They then placed the mix into pots and placed 3 seeds in each pot. They place them in a glasshouse and they have an automatic mister water them four times per day for approximately 60 seconds each time. Again, they do not recommend saturating the seeds but keeping them moist.

I asked about growing milkweed seeds at home without a glasshouse. They recommended placing a plastic container over the pot to simulate a glass house and maintain a moist environment and watering them with a spray bottle at least 4 times per day.

If all three seeds germinate they remove 2 of them so one will be healthier.

This was a nursery preparing plants for purchase, so they are probably more inclined to make sure everything looks nice and neat. I have seen other instances where they remove extra seedlings to ensure the healthiest individual survives. Also, this is just one person’s personal seed preparation method, I am sure if you went to several classes on seed preparation they would all vary somewhat.

It's best to try different methods to see what works, then I presume potting, compost, watering schedule, and exposure to light will all have an impact, so what works for one volunteer may not work as well for someone else.

The above instructions are good to read through if you haven't already started planting your seeds yet because these are local experts in our area professionally conducting a workshop, however, the below instructions are based on consolidating the instructions from multiple sources, both in person and online. I invite you to experiment to try what you think might work best given your environment and resources. Please report back so by the time we transplant our first plants we can consolidate and improve these instructions for what's most effective for our project and purposes.

Optional Cold Stratification

Exposing your seeds to the cold before planting them can help to stimulate the growth cycle by simulating cold winter weather. To do this, put your seeds on a wet paper towel, in a plastic bag, and in the fridge for 1 month. This step is "recommended but optional." As this is the first time we're trying this project, please experiment (you could try some seed with cold stratification and some without) and report back with your results.

[Source: for the below photographs and steps]
  1. Sprinkle Seeds on Wet Paper Towel

Wet a paper towel and gently wring it out so it is damp but not dripping with water. Too much water may cause the seeds to mold inside the bag.

2. Fold Paper Towel into Quarters

Sprinkle the seeds onto half of the paper towel first so the seeds will not overlap when you fold it.

3. Place into Ziplock and Fridge

Label the bag with the date and type of seed. Set a reminder on your phone or calendar so you can remember to take them out in 30 days.

Planting Seeds and Caring for Plants

  1. Make sure you have enough outdoor space in full sun for all your 1-gallon containers. Your containers will stay in this location throughout until we transplant them at Burrowing Owl Billows.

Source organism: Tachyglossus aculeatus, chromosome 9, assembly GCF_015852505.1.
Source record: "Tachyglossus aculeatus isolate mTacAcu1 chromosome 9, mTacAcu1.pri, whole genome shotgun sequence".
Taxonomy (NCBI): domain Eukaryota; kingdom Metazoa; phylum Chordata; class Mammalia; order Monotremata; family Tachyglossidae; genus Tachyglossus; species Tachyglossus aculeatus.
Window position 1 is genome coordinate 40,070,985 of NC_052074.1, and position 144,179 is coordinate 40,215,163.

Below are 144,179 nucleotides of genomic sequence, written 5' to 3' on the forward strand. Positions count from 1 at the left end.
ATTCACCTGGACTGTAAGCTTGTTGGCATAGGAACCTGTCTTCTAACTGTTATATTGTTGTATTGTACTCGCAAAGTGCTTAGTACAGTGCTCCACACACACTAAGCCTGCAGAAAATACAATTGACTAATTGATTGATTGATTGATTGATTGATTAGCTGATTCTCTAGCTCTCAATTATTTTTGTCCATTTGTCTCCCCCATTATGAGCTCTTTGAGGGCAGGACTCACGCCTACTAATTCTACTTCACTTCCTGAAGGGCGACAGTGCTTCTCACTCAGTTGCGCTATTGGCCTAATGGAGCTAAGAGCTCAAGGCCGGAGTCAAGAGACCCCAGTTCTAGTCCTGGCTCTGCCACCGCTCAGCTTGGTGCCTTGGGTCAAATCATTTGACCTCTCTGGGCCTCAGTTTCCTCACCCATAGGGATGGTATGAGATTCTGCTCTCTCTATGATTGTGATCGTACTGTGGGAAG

2. Fill 1-gallons with DAMP soil to 0.5 inches below rim. Mix soil with water before or while filling containers to create DAMP soil.

  3. Create 3 holes with your finger ⅛-¼ inches deep, spaced 2 inches apart in a triangle at the center of your 1-gallon container.

  4. Drop 5 seeds per hole.

  5. Lightly cover holes with soil (not more than ⅛-¼ inches).

  6. Press soil over seeds so it’s gently packed. Do not leave any of seed exposed to air.

  7. Spray-water once a day, everyday. Do not let soil dry out, but also do not overwater. The goal is to keep seeds MOIST until germination, but NOT DRENCHED.

  8. Expect to see sprouts in 7-10 days.

  9. After you see sprouts, focus on watering deep (to get to the roots) and less on the surface (don’t use a spray bottle anymore). Water every 2-3 days in full sun. Tip: You can determine how much water your gallon needs by weight. If it’s too light, you need to water. If it’s already as heavy as it was the last time you watered, skip watering this time and check again later.

  10. If sprouts do not rise from all 3 holes within 7-10 days, seeds can be re-added to the vacant spots to try again.

  11. Expect milkweed to grow up to ~6-inches above surface in the fall. Then the top-growth will “die-off” over the winter, but the root-ball will remain. This is called “going dormant." Keep watering lightly. Beginning in the spring, the top-growth will return and this will be when we transplant.

Gail picked up and purchased our seeds from Larner Seeds for our first round of this project! Thanks, Gail!


The instructions above were created by referencing the following:


Reach out to me ( if you have any questions or feedback on the instructions. Please also keep Gail and I informed about how your seeds/plants are doing so we can hone the instructions to optimize for better seed-to-plant-to-transplant success.

This project is part of The Guardian Project: Save the Burrowing Owl.